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Personal Recollections of Distinguished Generals

9781465518118
213 pages
Library of Alexandria
Overview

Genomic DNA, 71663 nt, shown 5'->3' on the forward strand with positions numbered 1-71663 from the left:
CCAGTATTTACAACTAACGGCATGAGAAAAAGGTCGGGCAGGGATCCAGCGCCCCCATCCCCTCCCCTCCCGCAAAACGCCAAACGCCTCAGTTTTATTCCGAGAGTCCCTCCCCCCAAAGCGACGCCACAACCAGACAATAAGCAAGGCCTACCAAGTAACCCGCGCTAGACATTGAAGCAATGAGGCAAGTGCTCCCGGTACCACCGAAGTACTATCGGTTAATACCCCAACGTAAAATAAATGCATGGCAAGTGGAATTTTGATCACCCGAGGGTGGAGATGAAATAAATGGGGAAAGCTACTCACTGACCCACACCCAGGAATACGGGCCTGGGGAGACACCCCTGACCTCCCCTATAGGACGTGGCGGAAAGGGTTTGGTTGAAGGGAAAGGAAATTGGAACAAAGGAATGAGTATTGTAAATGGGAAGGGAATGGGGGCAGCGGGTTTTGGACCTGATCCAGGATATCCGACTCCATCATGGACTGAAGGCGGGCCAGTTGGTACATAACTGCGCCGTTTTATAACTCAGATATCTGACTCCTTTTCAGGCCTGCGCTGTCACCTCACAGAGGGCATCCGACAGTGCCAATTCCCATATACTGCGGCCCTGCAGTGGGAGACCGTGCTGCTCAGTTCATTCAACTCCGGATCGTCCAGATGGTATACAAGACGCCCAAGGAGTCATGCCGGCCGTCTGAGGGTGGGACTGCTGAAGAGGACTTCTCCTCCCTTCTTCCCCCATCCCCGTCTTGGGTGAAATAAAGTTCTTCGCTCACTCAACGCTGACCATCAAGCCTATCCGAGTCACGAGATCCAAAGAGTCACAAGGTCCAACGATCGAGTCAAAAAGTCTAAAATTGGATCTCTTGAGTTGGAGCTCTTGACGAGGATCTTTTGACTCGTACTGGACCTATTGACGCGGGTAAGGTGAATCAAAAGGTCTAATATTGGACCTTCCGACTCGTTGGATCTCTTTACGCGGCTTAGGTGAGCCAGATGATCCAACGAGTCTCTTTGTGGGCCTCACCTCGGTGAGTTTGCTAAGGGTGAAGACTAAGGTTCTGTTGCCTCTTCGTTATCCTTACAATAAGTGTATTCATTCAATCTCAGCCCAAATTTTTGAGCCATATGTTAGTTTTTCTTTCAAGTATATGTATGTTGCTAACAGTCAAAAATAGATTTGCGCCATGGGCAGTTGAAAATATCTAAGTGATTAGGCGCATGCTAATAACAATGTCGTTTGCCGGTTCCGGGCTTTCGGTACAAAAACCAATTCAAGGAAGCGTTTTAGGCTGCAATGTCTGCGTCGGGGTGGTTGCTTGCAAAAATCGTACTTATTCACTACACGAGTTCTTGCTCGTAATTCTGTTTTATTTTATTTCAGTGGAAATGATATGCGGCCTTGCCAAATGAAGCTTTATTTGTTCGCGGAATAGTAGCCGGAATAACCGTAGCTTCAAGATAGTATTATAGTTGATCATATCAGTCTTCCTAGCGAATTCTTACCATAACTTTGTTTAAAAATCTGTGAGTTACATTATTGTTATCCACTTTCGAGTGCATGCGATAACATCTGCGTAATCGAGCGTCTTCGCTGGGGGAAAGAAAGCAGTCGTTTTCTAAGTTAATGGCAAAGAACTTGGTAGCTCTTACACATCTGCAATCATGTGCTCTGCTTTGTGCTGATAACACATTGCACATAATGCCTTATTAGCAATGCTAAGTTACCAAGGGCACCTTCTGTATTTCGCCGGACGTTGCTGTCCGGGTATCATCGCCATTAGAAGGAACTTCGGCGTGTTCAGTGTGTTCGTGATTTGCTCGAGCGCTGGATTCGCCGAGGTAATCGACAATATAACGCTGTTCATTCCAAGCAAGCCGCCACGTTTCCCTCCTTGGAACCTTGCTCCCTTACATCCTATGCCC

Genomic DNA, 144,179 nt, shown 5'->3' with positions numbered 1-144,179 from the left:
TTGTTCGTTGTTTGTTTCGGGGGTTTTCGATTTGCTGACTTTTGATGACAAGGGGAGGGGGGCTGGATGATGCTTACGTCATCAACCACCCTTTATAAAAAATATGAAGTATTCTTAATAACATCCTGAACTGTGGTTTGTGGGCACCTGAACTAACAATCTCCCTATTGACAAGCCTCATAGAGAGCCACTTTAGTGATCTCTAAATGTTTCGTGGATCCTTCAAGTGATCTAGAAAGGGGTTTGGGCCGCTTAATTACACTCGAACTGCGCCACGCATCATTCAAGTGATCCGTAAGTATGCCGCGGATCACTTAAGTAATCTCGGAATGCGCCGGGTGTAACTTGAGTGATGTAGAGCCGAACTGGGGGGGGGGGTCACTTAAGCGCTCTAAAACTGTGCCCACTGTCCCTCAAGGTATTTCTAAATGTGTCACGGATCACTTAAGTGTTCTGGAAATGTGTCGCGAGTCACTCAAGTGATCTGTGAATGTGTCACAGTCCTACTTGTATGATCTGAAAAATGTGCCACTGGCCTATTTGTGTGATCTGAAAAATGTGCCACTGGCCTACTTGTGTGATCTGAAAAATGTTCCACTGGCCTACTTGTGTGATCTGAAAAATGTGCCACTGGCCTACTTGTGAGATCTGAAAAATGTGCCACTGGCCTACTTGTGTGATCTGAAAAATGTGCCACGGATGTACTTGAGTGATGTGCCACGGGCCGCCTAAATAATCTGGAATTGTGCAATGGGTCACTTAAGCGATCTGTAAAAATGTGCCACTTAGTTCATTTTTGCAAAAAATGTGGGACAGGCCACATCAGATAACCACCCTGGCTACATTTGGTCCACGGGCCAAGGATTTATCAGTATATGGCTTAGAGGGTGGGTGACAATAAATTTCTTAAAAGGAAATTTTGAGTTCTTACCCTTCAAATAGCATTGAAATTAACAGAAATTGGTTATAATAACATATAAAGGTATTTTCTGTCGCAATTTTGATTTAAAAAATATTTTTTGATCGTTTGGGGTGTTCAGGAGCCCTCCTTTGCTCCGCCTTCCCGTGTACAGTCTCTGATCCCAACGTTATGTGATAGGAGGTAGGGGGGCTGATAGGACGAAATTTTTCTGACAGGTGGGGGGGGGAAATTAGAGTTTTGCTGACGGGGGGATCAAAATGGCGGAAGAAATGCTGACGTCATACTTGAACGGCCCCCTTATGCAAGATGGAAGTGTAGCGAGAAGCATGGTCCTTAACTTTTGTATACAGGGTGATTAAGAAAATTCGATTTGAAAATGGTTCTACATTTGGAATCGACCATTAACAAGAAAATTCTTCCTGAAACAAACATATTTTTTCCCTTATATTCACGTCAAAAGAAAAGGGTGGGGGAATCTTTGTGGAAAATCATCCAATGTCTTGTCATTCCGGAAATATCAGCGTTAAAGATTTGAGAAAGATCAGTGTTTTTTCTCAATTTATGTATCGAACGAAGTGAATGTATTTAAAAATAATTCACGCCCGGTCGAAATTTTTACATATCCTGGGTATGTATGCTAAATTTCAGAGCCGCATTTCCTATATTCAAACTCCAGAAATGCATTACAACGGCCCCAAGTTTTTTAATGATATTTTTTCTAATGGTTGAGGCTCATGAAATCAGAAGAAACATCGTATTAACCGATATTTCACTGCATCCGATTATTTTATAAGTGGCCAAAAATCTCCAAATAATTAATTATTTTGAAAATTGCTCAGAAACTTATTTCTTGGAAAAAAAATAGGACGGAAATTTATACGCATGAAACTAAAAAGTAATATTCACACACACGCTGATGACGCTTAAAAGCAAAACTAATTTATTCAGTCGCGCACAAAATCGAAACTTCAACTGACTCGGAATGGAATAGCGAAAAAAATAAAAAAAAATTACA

The purpose of this volume is to make more familiar to the general public the actual characters of some of our great military leaders during the late war. I have attempted to portray them not as on parade, but in undress uniform, and to illustrate not only their great military qualities, but more particularly their mental peculiarities and characteristics. These pages will be found to contain many facts about some of the great battles which official reports have left untold, with such recollections of our generals as history proper will not perhaps condescend to record, and to embrace singular facts about great campaigns and strange stories of great men. The portraits are freely drawn. They are made from actual studies, if not special sittings, and while taking care to give every beauty, I have omitted none of the deformities or blemishes of my subjects, though I have told in full detail their virtues, and have touched on their faults and vices lightly. I have avoided alike extreme extravagance in praise or censure. Still there is enough shadow to the pictures to give the necessary, if not agreeable contrast to the lights. The reader must not, however, mistake the stand-point from which I have written. Distance, unfortunately for truth, lends enchantment not only to objects, but to men. The atmosphere of Olympus produces many phantasmagoria, and the great at a distance exist to our eyes in a sort of mirage. The philosophy of perspective as applied to natural objects is reversed when applied to mankind, and there are very few men who do not grow smaller as one approaches them. Most men are pyramidal in shape only, not proportions. "No man is a hero to his valet." Even Jupiter was ridiculous at times to Homer. Very few generals have appeared great to the war correspondents; and though very few of the latter can claim to be descendants of Diogenes, they can assert, with equal positiveness, that very few of the generals have been Alexanders, and that "the very sun shines through them." I have written under the disadvantage of being too near the objects drawn; and those who do not know the subjects as well may imagine I have made them undeservedly Liliputian in dimensions. Writing contemporaneous history is the most thankless of tasks, and I discover also one of the least independent of labors. Still I have not written with a goose-quill, and there has been some gall in my ink, yet I do not think I have any thing in the ensuing chapters to blot. I do not think I have done any man injustice. I have written many sentences and made many assertions which will doubtless be termed strong, but in writing these I am only the amanuensis of truth; and I write with the firm belief that "historical truth should be only less sacred than religious truth."